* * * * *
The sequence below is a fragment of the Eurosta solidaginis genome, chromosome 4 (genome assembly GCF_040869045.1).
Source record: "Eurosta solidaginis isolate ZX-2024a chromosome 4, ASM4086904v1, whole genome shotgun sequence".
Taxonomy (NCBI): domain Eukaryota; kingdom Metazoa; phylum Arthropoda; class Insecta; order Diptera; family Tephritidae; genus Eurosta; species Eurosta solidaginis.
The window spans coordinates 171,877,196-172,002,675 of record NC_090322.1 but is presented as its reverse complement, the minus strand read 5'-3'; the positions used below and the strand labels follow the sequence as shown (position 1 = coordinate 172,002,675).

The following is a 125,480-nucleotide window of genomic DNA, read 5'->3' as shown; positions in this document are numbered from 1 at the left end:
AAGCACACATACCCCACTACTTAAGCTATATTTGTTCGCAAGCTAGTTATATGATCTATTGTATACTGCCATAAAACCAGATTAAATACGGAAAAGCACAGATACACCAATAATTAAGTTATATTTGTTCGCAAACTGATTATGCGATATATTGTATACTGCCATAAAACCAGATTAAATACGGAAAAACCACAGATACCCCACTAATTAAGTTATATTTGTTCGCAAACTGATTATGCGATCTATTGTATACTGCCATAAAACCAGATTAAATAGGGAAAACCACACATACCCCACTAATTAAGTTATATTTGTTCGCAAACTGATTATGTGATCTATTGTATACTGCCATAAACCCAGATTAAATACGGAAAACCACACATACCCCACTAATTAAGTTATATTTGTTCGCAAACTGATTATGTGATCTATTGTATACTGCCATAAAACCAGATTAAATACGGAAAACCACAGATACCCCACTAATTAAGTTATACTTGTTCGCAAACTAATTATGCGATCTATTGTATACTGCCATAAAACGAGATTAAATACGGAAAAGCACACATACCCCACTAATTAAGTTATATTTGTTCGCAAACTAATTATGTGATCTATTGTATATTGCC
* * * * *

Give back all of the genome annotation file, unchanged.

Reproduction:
The sequence below is a fragment of the Eurosta solidaginis genome, chromosome 4 (genome assembly GCF_040869045.1).
Source record: "Eurosta solidaginis isolate ZX-2024a chromosome 4, ASM4086904v1, whole genome shotgun sequence".
Taxonomy (NCBI): domain Eukaryota; kingdom Metazoa; phylum Arthropoda; class Insecta; order Diptera; family Tephritidae; genus Eurosta; species Eurosta solidaginis.
The window spans coordinates 171,877,196-172,002,675 of record NC_090322.1 but is presented as its reverse complement, the minus strand read 5'-3'; the positions used below and the strand labels follow the sequence as shown (position 1 = coordinate 172,002,675).

The following is a 125,480-nucleotide window of genomic DNA, read 5'->3' as shown; positions in this document are numbered from 1 at the left end:
AAGCACACATACCCCACTACTTAAGCTATATTTGTTCGCAAGCTAGTTATATGATCTATTGTATACTGCCATAAAACCAGATTAAATACGGAAAAGCACAGATACACCAATAATTAAGTTATATTTGTTCGCAAACTGATTATGCGATATATTGTATACTGCCATAAAACCAGATTAAATACGGAAAAACCACAGATACCCCACTAATTAAGTTATATTTGTTCGCAAACTGATTATGCGATCTATTGTATACTGCCATAAAACCAGATTAAATAGGGAAAACCACACATACCCCACTAATTAAGTTATATTTGTTCGCAAACTGATTATGTGATCTATTGTATACTGCCATAAACCCAGATTAAATACGGAAAACCACACATACCCCACTAATTAAGTTATATTTGTTCGCAAACTGATTATGTGATCTATTGTATACTGCCATAAAACCAGATTAAATACGGAAAACCACAGATACCCCACTAATTAAGTTATACTTGTTCGCAAACTAATTATGCGATCTATTGTATACTGCCATAAAACGAGATTAAATACGGAAAAGCACACATACCCCACTAATTAAGTTATATTTGTTCGCAAACTAATTATGTGATCTATTGTATATTGCC